December 12, 2017
As the 2017-2018 flu season kicks off to an early start this year, experts are putting out their annual appeal for Americans to get their flu shots. Yearly flu vaccination is now recommended for all individuals six months and older who do not have any contraindications, and can be critical for high-risk populations. Yet immunization rates during 2015–16 flu season were low, with only 46% of high-risk adults age 18–64, and 63% of all adults over age 65 getting a flu shot. 
 
A new study in Vaccine led by Professor Sandra C. Quinn (Family Science) explores racial disparities in immunization among high-risk groups. In their article, "Determinants of influenza vaccination among high-risk Black and White adults," Quinn and her colleagues report on immunization attitudes and behaviors among black and white adults at higher risk for influenza-related complications. Specifically, they explored vaccine behaviors in the past five years for these groups and examined racial, demographic, and psychosocial factors that influence vaccine behavior.
 
Receiving the flu vaccine can be especially important for adults with certain chronic diseases because they are at greater risk for influenza-related complications, including hospitalizations and death and getting the flu can exacerbate cardiovascular diseases, resulting in increased cardiac dysfunction and heart failure, worsen type II diabetes, and further complicate breathing for those with asthma and other lung conditions. 
 
Research on immunizations for high-risk groups is limited, however, and investigation into racial disparities in immunization among high-risk groups is even less well understood. Yet minority populations shoulder a disproportionate burden of many chronic diseases, placing them at greater risk for influenza-related complications. Dr. Quinn’s research group, which includes Amelia Jamison, Ji An, and Gregory Hancock (University of Maryland) and Vicki Freimuth (University of Georgia), has explored racial differences in attitudes and behaviors towards vaccination broadly in other studies and turned their attention in this paper to understanding vaccination decisions among high risk groups which can help inform how health care providers communicate about the vaccine’s importance with this group.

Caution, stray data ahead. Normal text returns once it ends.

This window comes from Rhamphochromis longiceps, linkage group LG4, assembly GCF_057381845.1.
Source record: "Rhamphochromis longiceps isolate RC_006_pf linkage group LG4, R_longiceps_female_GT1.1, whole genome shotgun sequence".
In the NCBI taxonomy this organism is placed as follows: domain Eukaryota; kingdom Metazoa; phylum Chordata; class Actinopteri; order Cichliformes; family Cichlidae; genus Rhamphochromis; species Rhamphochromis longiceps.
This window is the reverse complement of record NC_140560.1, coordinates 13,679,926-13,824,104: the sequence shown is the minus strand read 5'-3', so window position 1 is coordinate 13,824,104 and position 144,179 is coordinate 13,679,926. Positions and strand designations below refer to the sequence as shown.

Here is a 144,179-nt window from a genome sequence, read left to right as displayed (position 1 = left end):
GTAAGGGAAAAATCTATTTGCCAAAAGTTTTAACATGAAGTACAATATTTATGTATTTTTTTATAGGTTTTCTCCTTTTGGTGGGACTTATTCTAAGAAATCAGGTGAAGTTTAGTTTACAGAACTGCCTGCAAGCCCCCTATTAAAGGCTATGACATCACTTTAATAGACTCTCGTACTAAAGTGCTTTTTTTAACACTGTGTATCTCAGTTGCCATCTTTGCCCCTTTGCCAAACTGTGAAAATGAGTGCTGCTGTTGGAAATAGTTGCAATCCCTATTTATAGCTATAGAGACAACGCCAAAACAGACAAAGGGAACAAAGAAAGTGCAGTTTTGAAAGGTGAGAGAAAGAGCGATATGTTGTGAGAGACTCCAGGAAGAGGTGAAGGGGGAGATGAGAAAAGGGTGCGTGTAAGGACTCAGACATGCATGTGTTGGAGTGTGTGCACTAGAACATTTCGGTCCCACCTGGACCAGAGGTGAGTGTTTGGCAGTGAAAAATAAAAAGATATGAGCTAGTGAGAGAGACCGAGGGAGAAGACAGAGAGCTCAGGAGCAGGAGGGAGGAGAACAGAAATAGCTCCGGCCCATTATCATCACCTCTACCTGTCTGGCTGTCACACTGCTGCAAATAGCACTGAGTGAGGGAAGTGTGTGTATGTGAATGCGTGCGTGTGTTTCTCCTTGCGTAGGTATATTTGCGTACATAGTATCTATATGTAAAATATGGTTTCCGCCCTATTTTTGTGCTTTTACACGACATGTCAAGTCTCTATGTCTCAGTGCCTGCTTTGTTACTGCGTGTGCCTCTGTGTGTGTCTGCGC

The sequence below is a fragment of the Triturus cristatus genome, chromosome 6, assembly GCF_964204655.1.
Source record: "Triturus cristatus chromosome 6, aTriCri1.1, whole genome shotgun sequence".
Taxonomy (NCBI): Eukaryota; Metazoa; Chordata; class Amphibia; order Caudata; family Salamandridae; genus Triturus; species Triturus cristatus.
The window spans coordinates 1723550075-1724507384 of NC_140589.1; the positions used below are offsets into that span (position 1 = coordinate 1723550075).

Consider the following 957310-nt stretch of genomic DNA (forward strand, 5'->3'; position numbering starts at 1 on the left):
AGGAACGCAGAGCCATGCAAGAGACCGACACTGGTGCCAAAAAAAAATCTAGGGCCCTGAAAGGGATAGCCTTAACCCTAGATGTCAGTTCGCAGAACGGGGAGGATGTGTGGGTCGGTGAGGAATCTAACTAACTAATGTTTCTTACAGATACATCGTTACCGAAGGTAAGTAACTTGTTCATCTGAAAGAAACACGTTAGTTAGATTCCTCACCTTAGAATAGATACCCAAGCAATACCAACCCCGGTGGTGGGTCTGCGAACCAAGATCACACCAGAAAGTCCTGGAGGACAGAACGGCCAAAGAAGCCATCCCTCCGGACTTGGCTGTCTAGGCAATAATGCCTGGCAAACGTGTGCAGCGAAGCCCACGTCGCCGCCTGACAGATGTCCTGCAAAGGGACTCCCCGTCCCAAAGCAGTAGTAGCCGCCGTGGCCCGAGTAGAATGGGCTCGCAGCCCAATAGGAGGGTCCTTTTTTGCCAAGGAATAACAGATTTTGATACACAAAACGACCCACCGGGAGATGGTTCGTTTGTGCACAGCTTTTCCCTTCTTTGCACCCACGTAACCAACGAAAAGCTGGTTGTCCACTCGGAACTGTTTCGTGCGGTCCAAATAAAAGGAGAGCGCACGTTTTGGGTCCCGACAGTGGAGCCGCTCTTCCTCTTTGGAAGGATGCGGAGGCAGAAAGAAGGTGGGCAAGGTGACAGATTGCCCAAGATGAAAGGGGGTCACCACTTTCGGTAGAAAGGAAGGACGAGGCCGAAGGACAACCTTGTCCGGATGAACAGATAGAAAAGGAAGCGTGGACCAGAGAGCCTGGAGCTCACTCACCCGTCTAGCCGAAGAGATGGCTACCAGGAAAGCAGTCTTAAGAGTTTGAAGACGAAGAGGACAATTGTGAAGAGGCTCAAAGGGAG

The study’s main findings include:
Demographic, racial, and psychosocial predictors are significant factors in flu vaccine uptake for high-risk adults.
Predictors for vaccination are significantly different by past vaccine behavior and by race.
Black high-risk adults are less likely to be immunized than white high-risk adults.
 
The authors conclude their article by pointing out how their results can not only advance our understanding of vaccine behavior in high-risk adults, but also how heath care professionals can adjust their approach to address specific concerns of their patients and help increase vaccine uptake. Not only does their study “examine vaccine uptake for a five-year period, which is a more robust measure than the typical measure of vaccine uptake one year,” but their “ability to examine beliefs, attitudes, vaccine hesitancy and confidence, and norms provides us with clear evidence to distinguish between high-risk patients, including the critical importance of understanding the key variables affecting Black and White adults whose health conditions demand annual vaccination.” Finally, they note, “with the subtle distinctions between vaccine behavior groups by attitudes, beliefs and knowledge, health care providers and public health professionals can more effectively target both interpersonal communication between the providers and the patients, and more broadly, campaigns at the population level.”
 
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Determinants of influenza vaccination among high-risk Black and White adults

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Sandra C. Quinn